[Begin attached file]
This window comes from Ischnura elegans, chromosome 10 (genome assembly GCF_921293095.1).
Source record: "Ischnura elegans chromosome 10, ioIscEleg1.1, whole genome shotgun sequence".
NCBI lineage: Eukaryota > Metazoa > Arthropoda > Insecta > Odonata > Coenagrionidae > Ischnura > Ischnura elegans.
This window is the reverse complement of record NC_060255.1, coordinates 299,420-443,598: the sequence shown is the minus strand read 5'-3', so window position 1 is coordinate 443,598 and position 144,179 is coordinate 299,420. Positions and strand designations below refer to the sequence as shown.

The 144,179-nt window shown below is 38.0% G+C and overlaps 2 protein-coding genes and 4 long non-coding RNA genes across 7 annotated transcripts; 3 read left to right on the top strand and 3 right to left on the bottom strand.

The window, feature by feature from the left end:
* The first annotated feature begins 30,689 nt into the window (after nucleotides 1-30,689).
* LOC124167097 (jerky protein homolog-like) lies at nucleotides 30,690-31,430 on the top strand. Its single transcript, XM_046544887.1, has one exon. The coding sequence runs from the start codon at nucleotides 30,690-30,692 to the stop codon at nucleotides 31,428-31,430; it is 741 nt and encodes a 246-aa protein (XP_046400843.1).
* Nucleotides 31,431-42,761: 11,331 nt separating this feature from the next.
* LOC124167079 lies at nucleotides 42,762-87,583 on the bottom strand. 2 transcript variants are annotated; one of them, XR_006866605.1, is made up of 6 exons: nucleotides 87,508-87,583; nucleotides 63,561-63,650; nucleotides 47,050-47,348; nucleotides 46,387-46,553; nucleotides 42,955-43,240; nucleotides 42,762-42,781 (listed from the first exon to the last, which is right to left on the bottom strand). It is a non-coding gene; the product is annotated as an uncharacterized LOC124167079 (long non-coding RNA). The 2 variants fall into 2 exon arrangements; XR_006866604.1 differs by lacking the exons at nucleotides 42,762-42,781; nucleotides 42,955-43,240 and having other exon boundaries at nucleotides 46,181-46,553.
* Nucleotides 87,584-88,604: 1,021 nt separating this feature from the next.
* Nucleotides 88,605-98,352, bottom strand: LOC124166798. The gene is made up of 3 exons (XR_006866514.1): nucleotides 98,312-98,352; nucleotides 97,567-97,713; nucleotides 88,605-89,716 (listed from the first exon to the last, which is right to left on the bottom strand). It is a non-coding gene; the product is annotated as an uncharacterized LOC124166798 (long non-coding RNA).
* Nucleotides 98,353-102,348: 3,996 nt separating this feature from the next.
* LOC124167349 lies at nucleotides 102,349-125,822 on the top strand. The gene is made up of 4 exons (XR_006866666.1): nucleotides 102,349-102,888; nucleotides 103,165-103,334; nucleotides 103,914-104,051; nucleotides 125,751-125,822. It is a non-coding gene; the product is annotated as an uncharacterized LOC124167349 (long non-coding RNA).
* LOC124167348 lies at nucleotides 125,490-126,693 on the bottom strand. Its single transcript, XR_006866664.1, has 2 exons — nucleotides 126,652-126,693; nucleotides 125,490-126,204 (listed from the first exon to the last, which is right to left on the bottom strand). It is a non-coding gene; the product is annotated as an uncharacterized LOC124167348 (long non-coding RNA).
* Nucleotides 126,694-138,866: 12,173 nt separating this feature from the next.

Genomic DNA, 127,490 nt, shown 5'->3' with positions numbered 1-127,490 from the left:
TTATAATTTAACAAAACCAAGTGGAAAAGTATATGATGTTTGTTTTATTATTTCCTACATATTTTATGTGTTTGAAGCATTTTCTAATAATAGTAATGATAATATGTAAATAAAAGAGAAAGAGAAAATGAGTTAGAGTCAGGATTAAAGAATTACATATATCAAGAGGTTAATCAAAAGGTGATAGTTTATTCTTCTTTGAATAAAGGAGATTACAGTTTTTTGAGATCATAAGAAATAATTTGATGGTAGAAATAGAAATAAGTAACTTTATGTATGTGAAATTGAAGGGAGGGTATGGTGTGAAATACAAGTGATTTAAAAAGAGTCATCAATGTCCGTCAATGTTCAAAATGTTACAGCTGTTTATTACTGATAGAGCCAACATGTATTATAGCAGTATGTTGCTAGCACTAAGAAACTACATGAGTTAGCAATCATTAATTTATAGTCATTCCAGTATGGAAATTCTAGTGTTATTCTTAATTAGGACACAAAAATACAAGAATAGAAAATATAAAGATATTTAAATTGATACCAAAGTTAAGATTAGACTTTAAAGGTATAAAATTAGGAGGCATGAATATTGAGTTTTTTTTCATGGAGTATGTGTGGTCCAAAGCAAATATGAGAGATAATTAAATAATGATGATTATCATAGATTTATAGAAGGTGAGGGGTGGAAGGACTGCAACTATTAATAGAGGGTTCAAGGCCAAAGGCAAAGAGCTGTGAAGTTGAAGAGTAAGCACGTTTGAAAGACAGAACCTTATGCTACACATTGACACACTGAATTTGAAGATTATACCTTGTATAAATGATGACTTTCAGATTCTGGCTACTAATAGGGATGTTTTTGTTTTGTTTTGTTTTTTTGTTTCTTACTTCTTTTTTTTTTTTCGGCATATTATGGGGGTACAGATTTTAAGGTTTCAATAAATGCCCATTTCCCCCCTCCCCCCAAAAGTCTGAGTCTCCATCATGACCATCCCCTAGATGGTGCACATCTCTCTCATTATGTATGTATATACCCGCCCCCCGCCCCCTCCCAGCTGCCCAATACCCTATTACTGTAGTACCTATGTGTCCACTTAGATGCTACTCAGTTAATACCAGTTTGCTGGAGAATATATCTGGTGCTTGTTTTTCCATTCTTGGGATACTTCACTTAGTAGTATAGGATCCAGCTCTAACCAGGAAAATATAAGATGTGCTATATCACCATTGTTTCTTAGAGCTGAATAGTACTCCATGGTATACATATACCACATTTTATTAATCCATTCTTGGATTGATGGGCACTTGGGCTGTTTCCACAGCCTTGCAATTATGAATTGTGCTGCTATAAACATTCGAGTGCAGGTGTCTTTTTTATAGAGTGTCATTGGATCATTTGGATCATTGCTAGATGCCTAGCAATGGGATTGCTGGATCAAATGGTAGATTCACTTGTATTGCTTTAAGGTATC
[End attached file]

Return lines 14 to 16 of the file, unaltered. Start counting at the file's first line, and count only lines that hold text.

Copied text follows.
* LOC124167349 lies at nucleotides 102,349-125,822 on the top strand. The gene is made up of 4 exons (XR_006866666.1): nucleotides 102,349-102,888; nucleotides 103,165-103,334; nucleotides 103,914-104,051; nucleotides 125,751-125,822. It is a non-coding gene; the product is annotated as an uncharacterized LOC124167349 (long non-coding RNA).
* LOC124167348 lies at nucleotides 125,490-126,693 on the bottom strand. Its single transcript, XR_006866664.1, has 2 exons — nucleotides 126,652-126,693; nucleotides 125,490-126,204 (listed from the first exon to the last, which is right to left on the bottom strand). It is a non-coding gene; the product is annotated as an uncharacterized LOC124167348 (long non-coding RNA).
* Nucleotides 126,694-138,866: 12,173 nt separating this feature from the next.